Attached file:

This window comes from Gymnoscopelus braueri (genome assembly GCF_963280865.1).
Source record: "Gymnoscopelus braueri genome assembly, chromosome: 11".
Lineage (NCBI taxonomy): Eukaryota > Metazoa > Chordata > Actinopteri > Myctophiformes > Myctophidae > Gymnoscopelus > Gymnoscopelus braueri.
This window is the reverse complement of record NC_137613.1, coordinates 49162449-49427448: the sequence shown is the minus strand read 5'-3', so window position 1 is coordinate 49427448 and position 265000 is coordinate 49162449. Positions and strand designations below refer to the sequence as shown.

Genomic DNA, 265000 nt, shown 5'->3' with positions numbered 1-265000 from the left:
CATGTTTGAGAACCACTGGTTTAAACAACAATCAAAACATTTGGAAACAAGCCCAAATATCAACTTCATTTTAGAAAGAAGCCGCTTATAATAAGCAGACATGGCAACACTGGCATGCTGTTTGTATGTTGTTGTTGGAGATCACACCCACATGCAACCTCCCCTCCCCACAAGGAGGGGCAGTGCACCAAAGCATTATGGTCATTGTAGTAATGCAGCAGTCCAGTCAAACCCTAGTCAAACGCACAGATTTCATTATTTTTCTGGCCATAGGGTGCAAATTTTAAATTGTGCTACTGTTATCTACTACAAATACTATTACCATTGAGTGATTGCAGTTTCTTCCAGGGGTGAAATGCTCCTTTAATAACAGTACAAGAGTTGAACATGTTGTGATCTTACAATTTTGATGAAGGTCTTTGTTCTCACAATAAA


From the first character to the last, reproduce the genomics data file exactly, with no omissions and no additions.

This window comes from Gymnoscopelus braueri (genome assembly GCF_963280865.1).
Source record: "Gymnoscopelus braueri genome assembly, chromosome: 11".
Lineage (NCBI taxonomy): Eukaryota > Metazoa > Chordata > Actinopteri > Myctophiformes > Myctophidae > Gymnoscopelus > Gymnoscopelus braueri.
This window is the reverse complement of record NC_137613.1, coordinates 49162449-49427448: the sequence shown is the minus strand read 5'-3', so window position 1 is coordinate 49427448 and position 265000 is coordinate 49162449. Positions and strand designations below refer to the sequence as shown.

Genomic DNA, 265000 nt, shown 5'->3' with positions numbered 1-265000 from the left:
CATGTTTGAGAACCACTGGTTTAAACAACAATCAAAACATTTGGAAACAAGCCCAAATATCAACTTCATTTTAGAAAGAAGCCGCTTATAATAAGCAGACATGGCAACACTGGCATGCTGTTTGTATGTTGTTGTTGGAGATCACACCCACATGCAACCTCCCCTCCCCACAAGGAGGGGCAGTGCACCAAAGCATTATGGTCATTGTAGTAATGCAGCAGTCCAGTCAAACCCTAGTCAAACGCACAGATTTCATTATTTTTCTGGCCATAGGGTGCAAATTTTAAATTGTGCTACTGTTATCTACTACAAATACTATTACCATTGAGTGATTGCAGTTTCTTCCAGGGGTGAAATGCTCCTTTAATAACAGTACAAGAGTTGAACATGTTGTGATCTTACAATTTTGATGAAGGTCTTTGTTCTCACAATAAA